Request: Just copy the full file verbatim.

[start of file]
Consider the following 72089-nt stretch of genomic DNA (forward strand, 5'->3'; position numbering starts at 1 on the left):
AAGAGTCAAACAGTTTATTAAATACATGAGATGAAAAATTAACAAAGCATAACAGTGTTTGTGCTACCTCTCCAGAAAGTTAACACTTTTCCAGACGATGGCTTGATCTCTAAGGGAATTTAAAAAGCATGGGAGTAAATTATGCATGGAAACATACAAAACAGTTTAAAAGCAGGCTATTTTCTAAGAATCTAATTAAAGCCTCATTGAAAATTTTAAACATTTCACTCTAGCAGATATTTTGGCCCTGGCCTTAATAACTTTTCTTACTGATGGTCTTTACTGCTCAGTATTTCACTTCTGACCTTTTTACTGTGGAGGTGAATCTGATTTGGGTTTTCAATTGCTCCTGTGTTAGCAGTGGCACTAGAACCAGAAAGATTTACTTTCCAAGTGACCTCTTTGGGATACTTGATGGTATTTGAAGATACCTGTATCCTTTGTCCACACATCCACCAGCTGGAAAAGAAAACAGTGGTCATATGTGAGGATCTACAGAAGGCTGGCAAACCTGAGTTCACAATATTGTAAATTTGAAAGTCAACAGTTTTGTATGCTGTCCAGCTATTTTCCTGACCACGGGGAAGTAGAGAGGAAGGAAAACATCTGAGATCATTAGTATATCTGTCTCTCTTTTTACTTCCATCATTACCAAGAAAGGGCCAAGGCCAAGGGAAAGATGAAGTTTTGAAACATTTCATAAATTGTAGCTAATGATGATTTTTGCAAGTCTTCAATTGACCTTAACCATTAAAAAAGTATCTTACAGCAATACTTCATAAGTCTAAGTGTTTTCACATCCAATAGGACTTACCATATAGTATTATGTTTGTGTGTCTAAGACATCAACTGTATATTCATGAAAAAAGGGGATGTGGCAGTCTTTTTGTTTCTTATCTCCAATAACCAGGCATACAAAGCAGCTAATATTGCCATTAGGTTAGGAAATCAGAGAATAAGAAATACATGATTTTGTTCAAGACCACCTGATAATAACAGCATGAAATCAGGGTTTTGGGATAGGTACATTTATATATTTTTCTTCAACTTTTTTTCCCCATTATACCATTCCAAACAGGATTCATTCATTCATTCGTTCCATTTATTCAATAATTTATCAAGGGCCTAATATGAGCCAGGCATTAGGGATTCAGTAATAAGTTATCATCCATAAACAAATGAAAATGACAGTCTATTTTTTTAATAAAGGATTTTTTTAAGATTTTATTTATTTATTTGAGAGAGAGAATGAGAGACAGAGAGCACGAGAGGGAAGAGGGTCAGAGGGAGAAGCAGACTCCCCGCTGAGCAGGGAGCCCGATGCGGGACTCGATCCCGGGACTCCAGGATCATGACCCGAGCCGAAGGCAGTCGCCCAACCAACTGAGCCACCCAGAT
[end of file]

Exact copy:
Consider the following 72089-nt stretch of genomic DNA (forward strand, 5'->3'; position numbering starts at 1 on the left):
AAGAGTCAAACAGTTTATTAAATACATGAGATGAAAAATTAACAAAGCATAACAGTGTTTGTGCTACCTCTCCAGAAAGTTAACACTTTTCCAGACGATGGCTTGATCTCTAAGGGAATTTAAAAAGCATGGGAGTAAATTATGCATGGAAACATACAAAACAGTTTAAAAGCAGGCTATTTTCTAAGAATCTAATTAAAGCCTCATTGAAAATTTTAAACATTTCACTCTAGCAGATATTTTGGCCCTGGCCTTAATAACTTTTCTTACTGATGGTCTTTACTGCTCAGTATTTCACTTCTGACCTTTTTACTGTGGAGGTGAATCTGATTTGGGTTTTCAATTGCTCCTGTGTTAGCAGTGGCACTAGAACCAGAAAGATTTACTTTCCAAGTGACCTCTTTGGGATACTTGATGGTATTTGAAGATACCTGTATCCTTTGTCCACACATCCACCAGCTGGAAAAGAAAACAGTGGTCATATGTGAGGATCTACAGAAGGCTGGCAAACCTGAGTTCACAATATTGTAAATTTGAAAGTCAACAGTTTTGTATGCTGTCCAGCTATTTTCCTGACCACGGGGAAGTAGAGAGGAAGGAAAACATCTGAGATCATTAGTATATCTGTCTCTCTTTTTACTTCCATCATTACCAAGAAAGGGCCAAGGCCAAGGGAAAGATGAAGTTTTGAAACATTTCATAAATTGTAGCTAATGATGATTTTTGCAAGTCTTCAATTGACCTTAACCATTAAAAAAGTATCTTACAGCAATACTTCATAAGTCTAAGTGTTTTCACATCCAATAGGACTTACCATATAGTATTATGTTTGTGTGTCTAAGACATCAACTGTATATTCATGAAAAAAGGGGATGTGGCAGTCTTTTTGTTTCTTATCTCCAATAACCAGGCATACAAAGCAGCTAATATTGCCATTAGGTTAGGAAATCAGAGAATAAGAAATACATGATTTTGTTCAAGACCACCTGATAATAACAGCATGAAATCAGGGTTTTGGGATAGGTACATTTATATATTTTTCTTCAACTTTTTTTCCCCATTATACCATTCCAAACAGGATTCATTCATTCATTCGTTCCATTTATTCAATAATTTATCAAGGGCCTAATATGAGCCAGGCATTAGGGATTCAGTAATAAGTTATCATCCATAAACAAATGAAAATGACAGTCTATTTTTTTAATAAAGGATTTTTTTAAGATTTTATTTATTTATTTGAGAGAGAGAATGAGAGACAGAGAGCACGAGAGGGAAGAGGGTCAGAGGGAGAAGCAGACTCCCCGCTGAGCAGGGAGCCCGATGCGGGACTCGATCCCGGGACTCCAGGATCATGACCCGAGCCGAAGGCAGTCGCCCAACCAACTGAGCCACCCAGAT